Socialist Worker

Student round-up

Issue No. 1971

Victory for free speech

Keith Shilson, student union president at Middlesex University, London, has won his fight for free speech and student democracy.

Keith was suspended from the university and removed as student union president when he refused to cancel a question and answer session with the Islamist group Hizb ut-Tahrir.

Student campaigners, lecturers and other supporters argued that the student body had the right to decide what meetings students organised, not unelected college managers.

His campaign was also backed by NUS national president, Kat Fletcher.

Some 70 people attended a meeting calling for Keith’s reinstatement and 40 attented a protest outside his hearing.

Student Respect big in Swansea

Over 350 students packed into a Respect meeting with George Galloway MP at Swansea on Monday of this week.

Jonny Jones, the secretary of Student Respect at Swansea, said he was delighted with the turnout. “About 40 students signed up for Respect at the meeting,” he added.

Galloway’s talk ranged from the Gate Gourmet dispute to the war in Iraq.

“It was the biggest political meeting of this kind since the 1970s,” says Fred Fitton, who studied in the city in 1969. “It was fantastic to see young people crammed into a room discussing trade union issues.”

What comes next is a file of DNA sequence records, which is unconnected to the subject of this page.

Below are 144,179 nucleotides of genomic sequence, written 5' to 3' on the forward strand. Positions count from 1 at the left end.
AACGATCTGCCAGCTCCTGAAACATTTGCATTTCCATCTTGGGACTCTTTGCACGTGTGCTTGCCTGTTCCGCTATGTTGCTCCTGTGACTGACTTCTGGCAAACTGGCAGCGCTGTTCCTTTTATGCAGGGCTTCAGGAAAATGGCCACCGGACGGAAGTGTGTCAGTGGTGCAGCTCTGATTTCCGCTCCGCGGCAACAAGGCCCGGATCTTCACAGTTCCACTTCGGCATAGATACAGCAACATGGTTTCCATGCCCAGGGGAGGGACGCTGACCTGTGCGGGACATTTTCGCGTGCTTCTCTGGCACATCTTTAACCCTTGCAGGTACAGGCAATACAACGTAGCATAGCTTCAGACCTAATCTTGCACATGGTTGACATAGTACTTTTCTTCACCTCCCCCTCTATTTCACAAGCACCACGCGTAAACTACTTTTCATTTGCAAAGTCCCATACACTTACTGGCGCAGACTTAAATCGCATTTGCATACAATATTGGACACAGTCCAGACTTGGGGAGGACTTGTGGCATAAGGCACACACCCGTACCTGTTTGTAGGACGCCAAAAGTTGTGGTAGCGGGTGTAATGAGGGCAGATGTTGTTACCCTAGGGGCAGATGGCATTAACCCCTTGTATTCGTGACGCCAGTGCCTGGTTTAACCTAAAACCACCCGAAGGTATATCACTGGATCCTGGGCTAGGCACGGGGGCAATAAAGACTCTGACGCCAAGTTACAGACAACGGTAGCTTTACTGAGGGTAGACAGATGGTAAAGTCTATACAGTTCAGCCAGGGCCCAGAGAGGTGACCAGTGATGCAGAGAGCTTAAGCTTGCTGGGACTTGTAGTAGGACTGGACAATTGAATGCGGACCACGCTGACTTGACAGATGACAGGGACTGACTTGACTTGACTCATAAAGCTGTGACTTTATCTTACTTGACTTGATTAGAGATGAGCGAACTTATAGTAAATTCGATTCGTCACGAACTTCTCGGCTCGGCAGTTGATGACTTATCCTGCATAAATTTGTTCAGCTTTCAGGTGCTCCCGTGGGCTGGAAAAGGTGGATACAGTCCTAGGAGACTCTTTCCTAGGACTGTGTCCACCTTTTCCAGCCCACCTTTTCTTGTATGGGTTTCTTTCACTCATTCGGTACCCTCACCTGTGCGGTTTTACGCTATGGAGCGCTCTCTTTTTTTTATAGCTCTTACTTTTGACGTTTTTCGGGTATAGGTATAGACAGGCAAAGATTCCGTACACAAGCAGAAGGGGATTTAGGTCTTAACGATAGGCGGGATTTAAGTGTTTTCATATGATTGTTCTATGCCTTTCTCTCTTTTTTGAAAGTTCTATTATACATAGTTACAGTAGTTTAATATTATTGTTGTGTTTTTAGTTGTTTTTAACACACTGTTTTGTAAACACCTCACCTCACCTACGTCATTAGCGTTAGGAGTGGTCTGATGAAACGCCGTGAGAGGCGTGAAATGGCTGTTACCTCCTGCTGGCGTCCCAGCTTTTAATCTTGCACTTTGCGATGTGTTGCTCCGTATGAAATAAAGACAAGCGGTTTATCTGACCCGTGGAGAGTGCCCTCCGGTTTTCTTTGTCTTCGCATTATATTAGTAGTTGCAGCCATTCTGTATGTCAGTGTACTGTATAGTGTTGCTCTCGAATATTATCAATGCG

The Swansea meeting is part of a series of Student Respect meetings around the country. For full details go to

Ruling against Lancs protesters

Students and academics at Lancaster University, backed by human rights group Liberty, are fighting for the right to

protest on campus.

Six protesters were found guilty of “aggravated trespass” at a magistrates court following a protest at a corporate conference on campus. They were given two-year conditional discharges and each ordered to pay £300 costs on Friday of last week.

They plan to appeal and the issue is set to be raised at Lancaster University senate this week.

A Liberty spokesperson said, “The right to peaceful protest is fundamental to our democracy, as is freedom of speech. Both have been under attack recently, and we fear verdicts such as this will only hasten their demise.”

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Article information

Sat 8 Oct 2005, 00:00 BST
Issue No. 1971
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